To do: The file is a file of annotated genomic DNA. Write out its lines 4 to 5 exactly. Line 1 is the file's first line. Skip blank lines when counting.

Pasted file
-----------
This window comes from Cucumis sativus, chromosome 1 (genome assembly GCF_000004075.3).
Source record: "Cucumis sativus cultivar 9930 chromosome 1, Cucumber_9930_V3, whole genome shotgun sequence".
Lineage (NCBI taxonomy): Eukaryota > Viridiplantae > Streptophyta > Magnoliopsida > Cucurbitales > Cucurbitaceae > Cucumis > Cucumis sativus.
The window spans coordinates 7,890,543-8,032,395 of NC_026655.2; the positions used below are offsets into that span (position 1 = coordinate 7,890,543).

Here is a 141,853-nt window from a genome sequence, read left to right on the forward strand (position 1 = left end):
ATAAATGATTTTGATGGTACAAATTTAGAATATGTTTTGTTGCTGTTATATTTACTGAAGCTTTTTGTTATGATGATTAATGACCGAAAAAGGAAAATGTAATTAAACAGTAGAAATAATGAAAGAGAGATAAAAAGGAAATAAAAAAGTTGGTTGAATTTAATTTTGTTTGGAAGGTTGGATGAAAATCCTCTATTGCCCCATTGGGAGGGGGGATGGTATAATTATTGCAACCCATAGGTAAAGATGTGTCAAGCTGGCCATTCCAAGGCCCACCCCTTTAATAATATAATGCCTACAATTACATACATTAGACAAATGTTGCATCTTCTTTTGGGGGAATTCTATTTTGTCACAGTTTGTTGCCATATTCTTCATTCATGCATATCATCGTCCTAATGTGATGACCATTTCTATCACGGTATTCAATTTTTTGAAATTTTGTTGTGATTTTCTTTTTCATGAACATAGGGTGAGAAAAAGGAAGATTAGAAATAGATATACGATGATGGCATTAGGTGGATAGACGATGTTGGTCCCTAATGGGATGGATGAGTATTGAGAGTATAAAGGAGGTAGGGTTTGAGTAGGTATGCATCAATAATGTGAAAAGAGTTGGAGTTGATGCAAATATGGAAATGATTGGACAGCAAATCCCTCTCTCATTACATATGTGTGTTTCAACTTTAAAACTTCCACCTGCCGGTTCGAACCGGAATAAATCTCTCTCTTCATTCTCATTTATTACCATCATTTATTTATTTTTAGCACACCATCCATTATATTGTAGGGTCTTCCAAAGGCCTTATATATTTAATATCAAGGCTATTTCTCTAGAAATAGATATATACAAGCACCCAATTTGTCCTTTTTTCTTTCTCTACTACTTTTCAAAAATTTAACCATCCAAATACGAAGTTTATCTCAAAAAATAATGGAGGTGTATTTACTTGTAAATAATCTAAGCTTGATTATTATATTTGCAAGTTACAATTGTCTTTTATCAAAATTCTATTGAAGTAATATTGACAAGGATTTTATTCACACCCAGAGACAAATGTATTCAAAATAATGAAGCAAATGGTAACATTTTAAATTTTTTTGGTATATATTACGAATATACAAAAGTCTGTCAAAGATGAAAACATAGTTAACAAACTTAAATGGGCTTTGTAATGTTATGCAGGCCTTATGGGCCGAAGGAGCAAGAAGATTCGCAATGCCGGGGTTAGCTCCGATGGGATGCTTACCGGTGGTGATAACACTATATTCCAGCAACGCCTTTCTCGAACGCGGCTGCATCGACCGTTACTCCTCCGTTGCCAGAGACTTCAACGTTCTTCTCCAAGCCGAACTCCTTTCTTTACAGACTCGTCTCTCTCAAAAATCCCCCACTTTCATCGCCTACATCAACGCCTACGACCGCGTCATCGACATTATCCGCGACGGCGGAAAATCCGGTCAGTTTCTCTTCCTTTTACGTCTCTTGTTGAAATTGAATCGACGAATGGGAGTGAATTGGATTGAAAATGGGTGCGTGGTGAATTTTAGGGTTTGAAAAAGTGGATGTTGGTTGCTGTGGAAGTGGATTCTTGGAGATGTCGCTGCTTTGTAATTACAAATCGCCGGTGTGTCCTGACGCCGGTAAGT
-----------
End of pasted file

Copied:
The window spans coordinates 7,890,543-8,032,395 of NC_026655.2; the positions used below are offsets into that span (position 1 = coordinate 7,890,543).

Here is a 141,853-nt window from a genome sequence, read left to right on the forward strand (position 1 = left end):